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14 Aug 2007 23:59
“The African peasant only knows the renewal of time, rhythmed by the endless repetition of the same gestures and the same words. In this imaginary world where everything starts over and over again, there is no place for human adventure or the idea of progress.”—Nicolas Sarkozy, President of France, July 26, Dakar
I am pleased to announce that a new species of bird, the African pheasant, was recently discovered by French wildlife enthusiast Nicolas Sarkozee.
After years of carefully observing pheasants from all over the world, he visited West Africa and spent time in the jungle, noting carefully the features of this curious bird.
Last month in Dakar he delivered a paper on his findings, discussing the remarkable consistency of characteristics possessed by the African pheasant that make it unique among game birds worldwide.
Sarkozee spoke about the pheasant’s “endless repetition of the same gestures”.
As game birds go, the African pheasant is tough, with rich dark meat. It has become more common in Europe, where it lives in vast, dark, multistorey caves in the suburbs surrounding Paris and other cities. For generations African pheasants were taken to France and now France has become part of their migration route. But environmental factors—walls and fences, wires and thorns, and police and soldiers, to say nothing of verbal threats—have caused problems in the pheasant’s French habitat.
“Due to their particular nature, they benefited quite a lot from our control and benign influence,” said the esteemed observer.
He was referring to the pheasants that managed, through careful and expert French training and general benevolence, to learn how to leave their homes and look for food to peck in France, where they became plump, put in cages outside Paris and released for the pot every few months.
Monsieur Sarkozee, who for years was the French Pest Control Authority, criticised the reckless importation of African pheasants. This, he said, had resulted in the African birds acquiring European pheasant behaviours and, as a result, the African pheasants in France were now spoilt, pecking and heckling and rustling their feathers angrily.
“Zey have become scum. And hooligans. Zis is why I have come to study ze African pheasant in hees own context. Here, he feeds in ze old time way, surrounded by green genocides and warm dictators and nuclear power contracts. Here, zis species, so different from our own, knows only ze renewal of time and goes about rhythming everwhere—and zis, for me too, it ees a problem.”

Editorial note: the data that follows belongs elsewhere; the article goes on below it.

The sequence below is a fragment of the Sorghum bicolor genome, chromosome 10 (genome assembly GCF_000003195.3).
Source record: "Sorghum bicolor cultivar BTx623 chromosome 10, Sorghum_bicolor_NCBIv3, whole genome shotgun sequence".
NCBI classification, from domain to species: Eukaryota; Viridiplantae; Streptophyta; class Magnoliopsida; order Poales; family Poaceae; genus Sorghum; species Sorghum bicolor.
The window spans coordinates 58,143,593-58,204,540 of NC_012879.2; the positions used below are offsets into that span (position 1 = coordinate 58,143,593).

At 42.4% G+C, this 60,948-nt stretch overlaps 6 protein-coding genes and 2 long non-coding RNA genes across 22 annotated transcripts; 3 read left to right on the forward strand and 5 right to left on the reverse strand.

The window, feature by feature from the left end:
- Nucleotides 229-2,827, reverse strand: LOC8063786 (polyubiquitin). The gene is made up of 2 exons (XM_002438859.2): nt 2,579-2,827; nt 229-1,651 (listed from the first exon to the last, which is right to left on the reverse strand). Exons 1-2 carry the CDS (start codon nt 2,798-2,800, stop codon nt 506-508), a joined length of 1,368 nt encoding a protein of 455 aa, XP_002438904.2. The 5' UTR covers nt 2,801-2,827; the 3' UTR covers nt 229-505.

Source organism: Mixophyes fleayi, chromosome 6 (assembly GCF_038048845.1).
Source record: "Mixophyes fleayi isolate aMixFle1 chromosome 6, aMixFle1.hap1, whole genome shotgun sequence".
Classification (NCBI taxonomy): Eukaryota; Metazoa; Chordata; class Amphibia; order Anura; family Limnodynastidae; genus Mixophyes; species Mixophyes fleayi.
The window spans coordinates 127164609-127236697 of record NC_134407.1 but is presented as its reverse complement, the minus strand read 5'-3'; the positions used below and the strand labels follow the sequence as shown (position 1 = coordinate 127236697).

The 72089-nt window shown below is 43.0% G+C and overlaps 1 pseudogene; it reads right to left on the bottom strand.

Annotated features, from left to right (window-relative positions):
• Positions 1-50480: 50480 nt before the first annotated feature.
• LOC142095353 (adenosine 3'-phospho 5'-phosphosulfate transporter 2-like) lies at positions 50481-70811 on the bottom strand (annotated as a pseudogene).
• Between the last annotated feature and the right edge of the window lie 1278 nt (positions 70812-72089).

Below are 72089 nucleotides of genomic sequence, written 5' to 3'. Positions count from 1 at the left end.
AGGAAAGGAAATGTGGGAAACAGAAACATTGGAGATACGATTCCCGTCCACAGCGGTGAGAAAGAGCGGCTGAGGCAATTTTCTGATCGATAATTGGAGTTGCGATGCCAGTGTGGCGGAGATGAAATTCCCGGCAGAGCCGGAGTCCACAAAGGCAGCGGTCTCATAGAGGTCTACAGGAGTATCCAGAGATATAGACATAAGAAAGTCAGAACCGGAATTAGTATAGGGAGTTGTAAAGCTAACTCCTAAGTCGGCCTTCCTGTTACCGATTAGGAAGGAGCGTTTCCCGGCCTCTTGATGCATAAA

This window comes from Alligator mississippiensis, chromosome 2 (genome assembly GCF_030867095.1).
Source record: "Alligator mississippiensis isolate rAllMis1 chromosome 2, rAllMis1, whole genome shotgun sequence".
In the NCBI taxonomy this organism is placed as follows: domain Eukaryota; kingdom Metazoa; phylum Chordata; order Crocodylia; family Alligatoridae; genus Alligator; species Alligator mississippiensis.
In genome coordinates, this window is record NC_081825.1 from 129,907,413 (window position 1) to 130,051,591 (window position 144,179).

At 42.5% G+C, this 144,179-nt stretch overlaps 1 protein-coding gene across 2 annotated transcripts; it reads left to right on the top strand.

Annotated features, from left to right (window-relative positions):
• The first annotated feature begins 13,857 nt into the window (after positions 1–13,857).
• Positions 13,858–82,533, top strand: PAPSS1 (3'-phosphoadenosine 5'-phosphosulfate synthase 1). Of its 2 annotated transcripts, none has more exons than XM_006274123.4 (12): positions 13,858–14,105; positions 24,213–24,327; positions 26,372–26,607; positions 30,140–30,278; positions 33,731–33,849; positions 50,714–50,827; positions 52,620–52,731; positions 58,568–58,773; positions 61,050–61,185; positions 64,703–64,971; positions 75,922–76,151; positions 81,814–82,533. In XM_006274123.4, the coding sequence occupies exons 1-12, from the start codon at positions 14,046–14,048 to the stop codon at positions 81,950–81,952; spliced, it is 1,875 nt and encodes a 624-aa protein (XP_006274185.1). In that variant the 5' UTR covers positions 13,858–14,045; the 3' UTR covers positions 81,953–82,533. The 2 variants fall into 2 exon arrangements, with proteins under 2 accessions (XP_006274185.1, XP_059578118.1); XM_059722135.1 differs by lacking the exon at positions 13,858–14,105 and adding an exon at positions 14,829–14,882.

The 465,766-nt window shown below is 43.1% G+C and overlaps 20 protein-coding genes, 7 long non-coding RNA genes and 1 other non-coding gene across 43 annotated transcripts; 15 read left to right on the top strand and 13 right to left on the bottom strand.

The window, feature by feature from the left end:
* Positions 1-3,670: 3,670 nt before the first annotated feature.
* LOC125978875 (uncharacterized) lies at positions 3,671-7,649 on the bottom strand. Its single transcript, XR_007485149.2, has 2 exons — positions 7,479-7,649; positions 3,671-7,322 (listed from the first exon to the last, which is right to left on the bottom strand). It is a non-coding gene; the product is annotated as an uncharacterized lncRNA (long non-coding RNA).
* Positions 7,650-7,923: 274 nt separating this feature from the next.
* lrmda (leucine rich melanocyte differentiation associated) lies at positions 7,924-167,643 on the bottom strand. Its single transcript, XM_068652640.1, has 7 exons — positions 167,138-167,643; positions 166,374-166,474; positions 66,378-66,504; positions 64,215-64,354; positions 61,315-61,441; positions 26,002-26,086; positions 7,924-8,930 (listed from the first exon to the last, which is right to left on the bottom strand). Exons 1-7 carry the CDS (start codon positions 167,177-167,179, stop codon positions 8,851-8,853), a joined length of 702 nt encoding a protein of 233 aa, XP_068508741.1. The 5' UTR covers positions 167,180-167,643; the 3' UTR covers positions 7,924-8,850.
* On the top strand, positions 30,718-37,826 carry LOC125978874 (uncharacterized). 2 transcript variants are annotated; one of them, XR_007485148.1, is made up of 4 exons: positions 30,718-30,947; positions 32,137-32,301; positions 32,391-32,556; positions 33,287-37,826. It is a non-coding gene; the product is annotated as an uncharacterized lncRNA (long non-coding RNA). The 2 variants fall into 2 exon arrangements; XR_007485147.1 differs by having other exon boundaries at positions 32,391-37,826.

In a speech made before Africa’s leading pheasant conservationists, notably Omar Bongo and Moammar Gadaffi, he emphasised the need to create strong “Euro-African” partnerships to conserve the African pheasant.
Sarkozee was careful to use simple words to explain his complex analysis of the problem of African pheasants. “I want to speak in simple and rhythmic clichés about Africa, because I speak to the simple and rhythmic African pheasant. Working with ze migrant pheasant populations in France, I learned to communicate appropriately. Zis for me is the most diplomatique and charmant way to get zee African pheasants to trust me.”
When asked why he claimed to have discovered the African pheasant, when Africans had known about them all along, he said: “France will be by your side like an unwavering friend to develop ze African pheasant. Zis is my role. I do zis because I desire to help Africa develop. My rich friends in France will help.”
Some analysts call Sarkozee’s new conservation policy refreshing. Says one: “He is advocating for goodwill hunting, rather than old school hunting of African pheasants. He was keen to ally himself with prominent African pheasant conservationists like Professor Omar Bongo, who specialises in recycling Gabon’s oil revenues to help maintain the condition of the African pheasant in its timeless and pristine way, removed from the polluting influence of other species.”
Meanwhile, it has been suggested that the unique cry of the African pheasant, a cry at once rhythmic and repetitive and meaningless—Ugga Ugga Ugga Ugga—would make a good anthem for the Euro-Africa partnership.
Monsieur Sarkozee is also a musician and hopes to sample this rhythmic cry to raise awareness about the plight of the bird, which he intends to rescue. In support of this initiative, Bongo has volunteered his personal opera house, complete with a recording studio. Tens of thousand of pheasants will be shipped in from the suburbs of Paris, from the fields of central Africa, from Sandton and Gugs, from Cairo and the Rift Valley. Onstage they will gurgle in their repetitive, identical and meaningless way and the recording will be funded by the French ministry of culture’s Marginalised Species Language Project.
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